Power or Principles

Power or Principles

Gilbert N. Kahn is a professor of Political Science at Kean University.

In Israel the leaders of political parties have to make choices about joining a Government based on classic political alternatives; power or principles. Parties opt to join a Government frequently because their thirst for power exceeds their sense of principles. Watching the jockeying going on now in Jerusalem as Bibi is in the waning days of his time limit (actually only the initial time limit without an extension), it is easy to understand—not to justify—how Israeli politics has become such a turn-off profession, especially for so many young people.

To begin with Tzipi Livni, having seen her Kadima party essentially collapse around her–although they did run a slate of their own–opted to take her new party, Hatnuah, into the new Netanyahu Government. She and her party were the first to accept entry into the Government and she received the Justice Ministry for herself plus the role of key negotiator with the Palestinians. (Hatnuah captured six seats in the new Knesset while Kadima received only two.)

What is striking about this decision is that Livni had refused to join Netanyahu's previous Government. In addition, while it is not at all clear yet what the makeup of the final Government will be, it does appear that at a minimum the religious party, Shas, will be in the coalition. Following the preceding election, it was in fact the Kadima Party which had the largest number of seats, but Livni could not form a Government without taking in religious parties which she refused to do. It seems now she has concluded that being outside is worse than sharing power in a Government with Shas. Whatever scruples had kept her from allying herself with religious parties previously has been overcome by a desire for power.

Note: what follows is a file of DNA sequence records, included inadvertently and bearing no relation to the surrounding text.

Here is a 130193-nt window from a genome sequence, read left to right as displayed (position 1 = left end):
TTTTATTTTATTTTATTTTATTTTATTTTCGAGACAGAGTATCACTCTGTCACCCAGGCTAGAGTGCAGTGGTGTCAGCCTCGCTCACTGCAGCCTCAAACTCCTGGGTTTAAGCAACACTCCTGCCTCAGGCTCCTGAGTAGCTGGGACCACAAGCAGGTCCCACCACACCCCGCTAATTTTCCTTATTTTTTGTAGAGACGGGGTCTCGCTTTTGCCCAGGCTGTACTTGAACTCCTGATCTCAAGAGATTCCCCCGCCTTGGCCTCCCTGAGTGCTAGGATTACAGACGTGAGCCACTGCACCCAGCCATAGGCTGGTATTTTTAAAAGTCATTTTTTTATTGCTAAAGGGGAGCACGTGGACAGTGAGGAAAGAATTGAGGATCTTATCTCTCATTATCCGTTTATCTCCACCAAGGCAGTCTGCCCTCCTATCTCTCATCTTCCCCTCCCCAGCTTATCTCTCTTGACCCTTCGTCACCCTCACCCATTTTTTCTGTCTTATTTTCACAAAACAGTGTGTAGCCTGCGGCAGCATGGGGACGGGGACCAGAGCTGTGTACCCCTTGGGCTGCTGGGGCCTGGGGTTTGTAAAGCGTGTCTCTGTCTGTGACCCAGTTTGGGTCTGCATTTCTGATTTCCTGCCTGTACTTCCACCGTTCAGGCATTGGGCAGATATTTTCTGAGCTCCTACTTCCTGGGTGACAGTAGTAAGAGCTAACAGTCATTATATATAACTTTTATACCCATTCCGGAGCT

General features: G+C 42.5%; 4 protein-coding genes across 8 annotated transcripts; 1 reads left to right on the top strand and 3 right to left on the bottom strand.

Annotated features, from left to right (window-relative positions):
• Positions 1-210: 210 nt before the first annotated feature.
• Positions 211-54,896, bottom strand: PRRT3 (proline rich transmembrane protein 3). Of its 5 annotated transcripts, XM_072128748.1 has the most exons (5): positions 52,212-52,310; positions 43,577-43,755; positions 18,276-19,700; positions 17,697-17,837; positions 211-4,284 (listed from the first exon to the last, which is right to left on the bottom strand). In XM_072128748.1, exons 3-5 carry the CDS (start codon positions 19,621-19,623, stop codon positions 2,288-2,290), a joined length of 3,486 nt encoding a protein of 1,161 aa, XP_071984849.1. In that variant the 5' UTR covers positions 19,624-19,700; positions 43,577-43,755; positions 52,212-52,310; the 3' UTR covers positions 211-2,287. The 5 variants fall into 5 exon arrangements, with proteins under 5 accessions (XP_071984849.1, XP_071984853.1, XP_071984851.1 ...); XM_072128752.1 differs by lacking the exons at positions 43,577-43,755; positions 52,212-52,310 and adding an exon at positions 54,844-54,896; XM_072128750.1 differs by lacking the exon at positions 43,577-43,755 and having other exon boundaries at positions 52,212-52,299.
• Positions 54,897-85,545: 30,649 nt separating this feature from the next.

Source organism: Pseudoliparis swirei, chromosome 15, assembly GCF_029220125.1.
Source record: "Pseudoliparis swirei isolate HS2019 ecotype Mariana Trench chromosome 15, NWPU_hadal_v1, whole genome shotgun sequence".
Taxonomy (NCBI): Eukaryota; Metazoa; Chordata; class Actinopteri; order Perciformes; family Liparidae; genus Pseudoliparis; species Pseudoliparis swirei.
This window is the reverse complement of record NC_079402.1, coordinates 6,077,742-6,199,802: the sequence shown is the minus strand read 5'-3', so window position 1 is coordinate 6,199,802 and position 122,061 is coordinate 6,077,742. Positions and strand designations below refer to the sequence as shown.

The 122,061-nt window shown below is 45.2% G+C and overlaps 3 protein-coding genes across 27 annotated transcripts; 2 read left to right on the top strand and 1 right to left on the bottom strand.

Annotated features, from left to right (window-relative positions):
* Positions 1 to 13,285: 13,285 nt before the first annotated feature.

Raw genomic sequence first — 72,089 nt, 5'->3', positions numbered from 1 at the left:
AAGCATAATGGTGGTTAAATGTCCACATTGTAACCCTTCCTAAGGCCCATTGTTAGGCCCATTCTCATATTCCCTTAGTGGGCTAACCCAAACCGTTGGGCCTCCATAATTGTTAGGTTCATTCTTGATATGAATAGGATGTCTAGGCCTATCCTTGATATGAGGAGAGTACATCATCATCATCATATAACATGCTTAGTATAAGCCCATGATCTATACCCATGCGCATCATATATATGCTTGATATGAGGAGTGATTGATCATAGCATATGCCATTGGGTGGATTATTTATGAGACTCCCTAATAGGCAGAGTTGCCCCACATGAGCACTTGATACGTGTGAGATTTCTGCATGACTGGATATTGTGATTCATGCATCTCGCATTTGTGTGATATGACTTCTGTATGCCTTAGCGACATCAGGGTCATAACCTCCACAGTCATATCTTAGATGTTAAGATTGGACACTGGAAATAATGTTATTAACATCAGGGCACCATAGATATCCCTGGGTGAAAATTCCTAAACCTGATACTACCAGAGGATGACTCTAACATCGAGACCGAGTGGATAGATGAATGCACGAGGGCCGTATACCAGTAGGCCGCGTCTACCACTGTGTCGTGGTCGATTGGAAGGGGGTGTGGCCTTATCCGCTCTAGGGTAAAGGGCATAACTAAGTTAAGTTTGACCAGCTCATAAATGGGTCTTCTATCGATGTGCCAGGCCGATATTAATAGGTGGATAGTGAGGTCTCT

Now Netanyahu is negotiating with Shas and has told them that they will lose two ministries, Housing and Interior that they held previously. For Shas being part of the system is more important than Ministries. They assume that power will enable them to protect their turf.

For Bayit Yehudi, the new kid on the block, there had been some thought that Naftali Bennett would stand his ground on the issue of the charedim and military/national service.  It seems now that this principle will go the way of getting into the power system as well. What precisely the conditions will be for their joining are still not clear, but compromising for power is clearly the route.

None of this is to suggest that a Government is place. Except for the deal with Livni, no determinations have been disclosed. What is clear, however, is that there are few among the potential coalition partners who are opting to drive principled bargain with Netanyahu.

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